You can use mathematical APIs to smooth the onboarding process for new users of your library by reusing their existing intuition for algebraic operations.

Let's use an example from my `turtle`

library for shell scripting, which uses the `Shell Text`

type to represent a stream of lines. You can forward such a stream to the console using `stdout`

:

`stdout :: Shell Text -> IO ()`

Thanks to Haskell's `OverloadedStrings`

extension, we can use a string literal to encode a 1-element stream that emits just that one string literal:

```
>>> :set -XOverloadedStrings
>>> import Turtle
>>> stdout "Hello, world!"
Hello, world
>>>
```

Now let's drop a thin mathematical API on top of these streams so that we can treat streams like ordinary numbers. These examples will only work with `turtle-1.1.0`

and later.

If we add streams, we concatenate their elements in order. Here we concatenate three 1-element streams to generate a combined 3-element stream:

```
>>> stdout ("Line 1" + "Line 2" + "Line 3")
Line 1
Line 2
Line 3
>>>
```

`0`

will be the empty stream:

```
>>> stdout 0
>>> -- This prints nothing
```

`1`

is a stream that emits a single empty string:

```
>>> stdout 1
>>>
```

So what is 2? Well, it stands to reason that 2 must be 1 + 1:

```
>>> stdout 2
>>> stdout (1 + 1) -- Same thing
>>>
```

Similarly, 3 must be 1 + 1 + 1:

```
>>> stdout 3
>>>
```

... and so forth.

If we multiply two 1-element streams, we generate a new 1-element stream that concatenates their strings.

```
>>> stdout ("123" * "456")
123456
>>>
```

Now what do you think will happen if I do this?

```
>>> let x = "Line 1" + "Line 2" -- A stream with two elements
>>> let y = "Line A" + "Line B" -- A stream with two elements
>>> stdout (x * ", " * y) -- What this will print?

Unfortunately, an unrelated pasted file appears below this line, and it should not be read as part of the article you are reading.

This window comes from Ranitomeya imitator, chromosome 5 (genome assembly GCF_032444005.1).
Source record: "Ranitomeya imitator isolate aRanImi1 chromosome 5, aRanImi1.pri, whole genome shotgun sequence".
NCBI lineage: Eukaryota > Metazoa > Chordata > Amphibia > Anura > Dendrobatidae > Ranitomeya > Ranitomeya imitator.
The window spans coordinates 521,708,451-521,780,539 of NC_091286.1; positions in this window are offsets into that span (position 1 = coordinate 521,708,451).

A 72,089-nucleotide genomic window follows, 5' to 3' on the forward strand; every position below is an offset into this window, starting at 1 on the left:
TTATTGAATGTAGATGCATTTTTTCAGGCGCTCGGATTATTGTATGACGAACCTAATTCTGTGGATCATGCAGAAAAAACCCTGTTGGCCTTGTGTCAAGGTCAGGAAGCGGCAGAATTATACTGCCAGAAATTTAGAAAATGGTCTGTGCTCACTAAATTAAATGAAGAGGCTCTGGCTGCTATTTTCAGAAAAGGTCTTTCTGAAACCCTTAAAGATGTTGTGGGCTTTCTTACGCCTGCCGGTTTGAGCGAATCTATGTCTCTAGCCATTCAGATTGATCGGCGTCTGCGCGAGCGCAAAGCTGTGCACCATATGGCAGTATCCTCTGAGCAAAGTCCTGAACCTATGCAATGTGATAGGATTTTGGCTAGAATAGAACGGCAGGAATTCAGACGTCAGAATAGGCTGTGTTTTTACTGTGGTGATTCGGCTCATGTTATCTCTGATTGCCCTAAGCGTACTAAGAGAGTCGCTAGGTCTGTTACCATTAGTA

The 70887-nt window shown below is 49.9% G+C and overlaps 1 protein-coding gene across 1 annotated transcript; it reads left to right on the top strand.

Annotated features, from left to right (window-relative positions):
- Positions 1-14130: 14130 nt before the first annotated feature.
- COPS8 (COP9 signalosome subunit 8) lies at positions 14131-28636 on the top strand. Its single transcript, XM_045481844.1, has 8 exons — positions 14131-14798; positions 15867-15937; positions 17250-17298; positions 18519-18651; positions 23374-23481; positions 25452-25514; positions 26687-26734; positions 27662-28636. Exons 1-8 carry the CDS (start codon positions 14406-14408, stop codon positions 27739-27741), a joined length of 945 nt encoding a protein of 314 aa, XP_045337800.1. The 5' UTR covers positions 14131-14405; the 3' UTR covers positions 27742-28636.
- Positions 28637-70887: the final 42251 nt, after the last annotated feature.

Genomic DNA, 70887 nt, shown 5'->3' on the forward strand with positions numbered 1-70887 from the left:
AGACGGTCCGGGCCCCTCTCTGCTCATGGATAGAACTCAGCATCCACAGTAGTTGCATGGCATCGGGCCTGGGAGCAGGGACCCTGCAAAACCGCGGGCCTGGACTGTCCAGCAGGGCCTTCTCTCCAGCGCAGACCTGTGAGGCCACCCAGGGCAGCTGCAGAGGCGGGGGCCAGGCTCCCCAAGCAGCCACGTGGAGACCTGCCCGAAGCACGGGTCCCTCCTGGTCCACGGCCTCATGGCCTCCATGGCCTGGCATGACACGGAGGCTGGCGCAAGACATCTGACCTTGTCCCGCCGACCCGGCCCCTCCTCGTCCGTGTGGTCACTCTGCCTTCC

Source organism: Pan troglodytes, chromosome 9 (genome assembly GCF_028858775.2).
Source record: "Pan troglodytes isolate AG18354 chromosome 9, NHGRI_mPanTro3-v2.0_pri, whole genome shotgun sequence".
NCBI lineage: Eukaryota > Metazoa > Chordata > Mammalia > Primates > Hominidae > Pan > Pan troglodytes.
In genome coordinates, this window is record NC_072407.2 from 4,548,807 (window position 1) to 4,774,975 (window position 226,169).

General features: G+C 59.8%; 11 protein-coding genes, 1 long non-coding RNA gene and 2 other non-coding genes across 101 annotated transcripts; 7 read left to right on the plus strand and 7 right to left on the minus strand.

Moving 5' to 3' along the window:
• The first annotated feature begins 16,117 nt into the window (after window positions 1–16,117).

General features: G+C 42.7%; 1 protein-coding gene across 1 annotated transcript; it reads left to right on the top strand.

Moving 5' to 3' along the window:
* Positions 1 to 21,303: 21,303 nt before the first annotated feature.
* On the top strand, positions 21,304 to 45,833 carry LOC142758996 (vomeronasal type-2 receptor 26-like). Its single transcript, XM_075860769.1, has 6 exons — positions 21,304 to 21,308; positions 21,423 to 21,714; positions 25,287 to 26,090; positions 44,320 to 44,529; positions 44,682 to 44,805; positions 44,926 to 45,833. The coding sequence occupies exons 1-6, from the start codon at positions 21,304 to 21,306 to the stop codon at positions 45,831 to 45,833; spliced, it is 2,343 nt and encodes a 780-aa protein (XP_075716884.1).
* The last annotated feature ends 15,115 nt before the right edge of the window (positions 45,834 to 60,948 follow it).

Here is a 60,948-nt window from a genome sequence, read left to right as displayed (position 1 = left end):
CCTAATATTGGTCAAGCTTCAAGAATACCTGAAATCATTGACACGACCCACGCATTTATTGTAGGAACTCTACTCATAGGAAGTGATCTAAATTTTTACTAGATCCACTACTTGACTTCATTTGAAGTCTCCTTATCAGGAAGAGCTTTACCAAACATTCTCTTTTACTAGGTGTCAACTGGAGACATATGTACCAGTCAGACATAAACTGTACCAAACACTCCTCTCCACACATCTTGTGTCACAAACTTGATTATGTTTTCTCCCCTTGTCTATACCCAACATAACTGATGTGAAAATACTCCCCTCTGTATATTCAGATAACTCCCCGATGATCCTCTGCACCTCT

```

Well, we can reason about this using the same rules of addition and multiplication we learned in school.

First we substitute `x`

and `y`

with their definitions:

```
x * ", " * y
= ("Line 1" + "Line 2") * ", " * ("Line A" + "Line B")
```

Then we expand out the multiplication to get four terms:

```
= "Line 1" * ", " * "Line A"
+ "Line 1" * ", " * "Line B"
+ "Line 2" * ", " * "Line A"
+ "Line 2" * ", " * "Line B"
```

Then we use the rule that multiplying 1-element streams just concatenates their strings:

```
= "Line 1, Line A"
+ "Line 1, Line B"
+ "Line 2, Line A"
+ "Line 2, Line B"
```

... and there's our final result! We expect our stream to have four elements, one for each permutation of elements from the left and right streams.

Let's verify that:

```
>>> stdout (x * ", " * y)
Line 1, Line A
Line 1, Line B
Line 2, Line A
Line 2, Line B
```

We can even leverage our algebraic intuition when working with impure streams:

```
>>> stdout (stdin * ("!" + "?"))
Test<Enter>
Test!
Test?
ABC<Enter>
ABC!
ABC?
...
```

This is why I love mathematical APIs: they are concise, general, and expressive.

People judge programming languages using mindshare, but the mindshare of mathematics dwarfs all programming languages combined. By specifying programs mathematically we can unlock a large and latent pool of programming talent.